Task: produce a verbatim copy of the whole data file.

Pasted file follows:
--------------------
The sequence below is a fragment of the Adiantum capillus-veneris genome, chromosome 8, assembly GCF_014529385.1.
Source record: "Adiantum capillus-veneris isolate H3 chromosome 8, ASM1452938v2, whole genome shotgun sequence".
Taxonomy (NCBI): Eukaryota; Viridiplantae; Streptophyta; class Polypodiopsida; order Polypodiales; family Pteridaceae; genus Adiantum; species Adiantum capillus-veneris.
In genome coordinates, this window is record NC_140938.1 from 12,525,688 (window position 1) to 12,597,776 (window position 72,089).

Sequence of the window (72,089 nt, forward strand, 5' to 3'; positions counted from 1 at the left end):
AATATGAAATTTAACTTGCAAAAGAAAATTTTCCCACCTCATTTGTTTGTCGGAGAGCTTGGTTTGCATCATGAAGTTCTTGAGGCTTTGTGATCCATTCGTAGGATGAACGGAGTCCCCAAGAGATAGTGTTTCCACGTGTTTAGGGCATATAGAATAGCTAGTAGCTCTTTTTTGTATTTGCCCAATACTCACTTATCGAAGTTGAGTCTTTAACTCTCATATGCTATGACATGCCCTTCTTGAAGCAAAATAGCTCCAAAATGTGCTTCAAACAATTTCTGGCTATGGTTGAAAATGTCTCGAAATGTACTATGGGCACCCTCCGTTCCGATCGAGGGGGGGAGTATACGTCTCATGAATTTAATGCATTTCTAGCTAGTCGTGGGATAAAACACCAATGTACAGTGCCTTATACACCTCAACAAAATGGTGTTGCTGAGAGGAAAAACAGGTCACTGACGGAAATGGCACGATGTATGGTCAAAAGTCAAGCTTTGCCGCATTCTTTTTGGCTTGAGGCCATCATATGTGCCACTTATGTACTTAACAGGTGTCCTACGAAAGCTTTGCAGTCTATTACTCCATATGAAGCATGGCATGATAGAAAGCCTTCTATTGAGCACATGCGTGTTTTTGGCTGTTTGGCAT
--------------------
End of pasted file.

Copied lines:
The sequence below is a fragment of the Adiantum capillus-veneris genome, chromosome 8, assembly GCF_014529385.1.
Source record: "Adiantum capillus-veneris isolate H3 chromosome 8, ASM1452938v2, whole genome shotgun sequence".
Taxonomy (NCBI): Eukaryota; Viridiplantae; Streptophyta; class Polypodiopsida; order Polypodiales; family Pteridaceae; genus Adiantum; species Adiantum capillus-veneris.
In genome coordinates, this window is record NC_140938.1 from 12,525,688 (window position 1) to 12,597,776 (window position 72,089).

Sequence of the window (72,089 nt, forward strand, 5' to 3'; positions counted from 1 at the left end):
AATATGAAATTTAACTTGCAAAAGAAAATTTTCCCACCTCATTTGTTTGTCGGAGAGCTTGGTTTGCATCATGAAGTTCTTGAGGCTTTGTGATCCATTCGTAGGATGAACGGAGTCCCCAAGAGATAGTGTTTCCACGTGTTTAGGGCATATAGAATAGCTAGTAGCTCTTTTTTGTATTTGCCCAATACTCACTTATCGAAGTTGAGTCTTTAACTCTCATATGCTATGACATGCCCTTCTTGAAGCAAAATAGCTCCAAAATGTGCTTCAAACAATTTCTGGCTATGGTTGAAAATGTCTCGAAATGTACTATGGGCACCCTCCGTTCCGATCGAGGGGGGGAGTATACGTCTCATGAATTTAATGCATTTCTAGCTAGTCGTGGGATAAAACACCAATGTACAGTGCCTTATACACCTCAACAAAATGGTGTTGCTGAGAGGAAAAACAGGTCACTGACGGAAATGGCACGATGTATGGTCAAAAGTCAAGCTTTGCCGCATTCTTTTTGGCTTGAGGCCATCATATGTGCCACTTATGTACTTAACAGGTGTCCTACGAAAGCTTTGCAGTCTATTACTCCATATGAAGCATGGCATGATAGAAAGCCTTCTATTGAGCACATGCGTGTTTTTGGCTGTTTGGCAT